When the Bureau of Labor Statistics earlier this month reported that total nonfarm payroll employment nationwide increased by 287,000 in June, economy watchers were stunned. No one expected such a jump in hiring, especially after the report for May showed virtually no net gain.
Still, some observers could muster a smile, noting the average job gain for the second quarter was 147,000, down sharply from 196,000 in the first three months of the year and 229,000 in 2015.
Then there was the labor force participation rate. In what has become a monthly ritual, skeptics suggested the 4.9 percent unemployment rate looks good only because fewer people are in the job market.
In fact, the 62.7 percent labor force participation rate, while basically flat compared with a year ago, is near the low point of the last 40 years. Many people, it would seem, have simply given up looking for a job.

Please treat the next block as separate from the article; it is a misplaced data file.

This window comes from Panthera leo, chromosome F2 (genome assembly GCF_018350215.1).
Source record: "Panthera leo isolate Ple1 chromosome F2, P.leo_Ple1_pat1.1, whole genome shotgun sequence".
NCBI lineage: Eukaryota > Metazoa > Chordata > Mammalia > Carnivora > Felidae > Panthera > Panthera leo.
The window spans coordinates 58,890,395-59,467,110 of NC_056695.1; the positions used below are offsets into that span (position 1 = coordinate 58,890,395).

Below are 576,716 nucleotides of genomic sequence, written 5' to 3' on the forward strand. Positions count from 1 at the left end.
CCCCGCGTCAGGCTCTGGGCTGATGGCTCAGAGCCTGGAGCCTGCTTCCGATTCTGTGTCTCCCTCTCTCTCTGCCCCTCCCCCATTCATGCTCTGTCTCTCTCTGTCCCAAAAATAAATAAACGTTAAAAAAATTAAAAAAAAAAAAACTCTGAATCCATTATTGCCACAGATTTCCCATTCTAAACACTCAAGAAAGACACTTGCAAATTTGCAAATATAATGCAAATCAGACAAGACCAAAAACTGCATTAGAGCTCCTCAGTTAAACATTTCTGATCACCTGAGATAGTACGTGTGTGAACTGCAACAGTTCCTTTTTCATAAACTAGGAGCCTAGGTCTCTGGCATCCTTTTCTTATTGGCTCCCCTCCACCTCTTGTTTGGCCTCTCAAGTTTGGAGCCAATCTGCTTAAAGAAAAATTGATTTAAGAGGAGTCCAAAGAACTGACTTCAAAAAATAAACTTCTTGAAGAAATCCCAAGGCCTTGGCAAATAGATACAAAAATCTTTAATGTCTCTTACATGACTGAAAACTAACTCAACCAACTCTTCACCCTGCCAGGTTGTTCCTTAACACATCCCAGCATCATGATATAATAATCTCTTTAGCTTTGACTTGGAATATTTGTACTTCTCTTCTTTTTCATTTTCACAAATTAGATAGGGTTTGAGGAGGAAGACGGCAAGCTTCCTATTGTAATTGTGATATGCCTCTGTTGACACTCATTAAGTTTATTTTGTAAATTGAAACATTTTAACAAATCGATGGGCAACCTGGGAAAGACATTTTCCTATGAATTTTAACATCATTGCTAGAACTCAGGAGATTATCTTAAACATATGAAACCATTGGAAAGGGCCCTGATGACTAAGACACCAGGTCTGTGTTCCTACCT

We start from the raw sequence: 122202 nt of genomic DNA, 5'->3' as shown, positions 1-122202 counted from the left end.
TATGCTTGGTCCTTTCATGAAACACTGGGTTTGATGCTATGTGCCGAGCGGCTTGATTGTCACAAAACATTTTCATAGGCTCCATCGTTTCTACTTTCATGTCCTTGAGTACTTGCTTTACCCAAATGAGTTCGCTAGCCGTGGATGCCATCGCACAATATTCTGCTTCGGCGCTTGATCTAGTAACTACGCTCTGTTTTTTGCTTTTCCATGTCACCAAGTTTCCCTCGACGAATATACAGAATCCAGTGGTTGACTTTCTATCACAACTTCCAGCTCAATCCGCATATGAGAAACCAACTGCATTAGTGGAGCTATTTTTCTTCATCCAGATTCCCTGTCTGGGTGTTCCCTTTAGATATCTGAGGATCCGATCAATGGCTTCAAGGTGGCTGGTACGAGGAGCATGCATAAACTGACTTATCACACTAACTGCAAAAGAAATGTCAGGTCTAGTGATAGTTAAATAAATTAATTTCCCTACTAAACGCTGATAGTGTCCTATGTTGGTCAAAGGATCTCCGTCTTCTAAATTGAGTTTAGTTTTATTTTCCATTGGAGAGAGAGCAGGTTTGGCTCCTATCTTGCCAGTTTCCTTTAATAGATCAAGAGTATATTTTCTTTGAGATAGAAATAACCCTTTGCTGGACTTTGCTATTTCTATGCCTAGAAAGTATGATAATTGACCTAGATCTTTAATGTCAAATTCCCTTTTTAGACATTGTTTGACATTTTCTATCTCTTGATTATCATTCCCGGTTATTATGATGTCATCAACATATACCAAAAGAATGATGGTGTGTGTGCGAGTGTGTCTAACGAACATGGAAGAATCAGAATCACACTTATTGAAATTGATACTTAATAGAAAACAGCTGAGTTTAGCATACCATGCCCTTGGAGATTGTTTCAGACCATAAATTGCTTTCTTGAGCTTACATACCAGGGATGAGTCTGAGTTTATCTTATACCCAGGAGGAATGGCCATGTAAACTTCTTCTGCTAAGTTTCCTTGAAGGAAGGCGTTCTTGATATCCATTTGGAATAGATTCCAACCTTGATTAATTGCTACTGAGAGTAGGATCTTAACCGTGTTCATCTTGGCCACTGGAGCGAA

Reality, however, is more complicated than that. To be sure, the labor force participation rate plunged as the recession took hold and has not rebounded to its previous level. But the downward trend started well before that.
A chief reason, as a number of experts have explained, is demographics. The baby boomers are reaching retirement age, and sizable numbers are exiting the labor force.
Narrow the labor force measurement to civilians 25 to 54 years old, and a different picture emerges. The participation rate has been relatively steady since the late 1980s and it is significantly higher than in years prior to that.
The Rochester region mirrors the nation. In May, the local jobless rate fell to 4.2 percent, a level for the month not seen since 2007. At the same time, both the labor force and number of employed persons have shrunk over the last nine years, as the region’s population has aged.
Given this demographic shift, the economic recovery here and across the U.S. does not look so shabby. But the numbers do contain a warning: a lower participation rate could be a real obstacle to faster growth, if employers can’t find the people they need.
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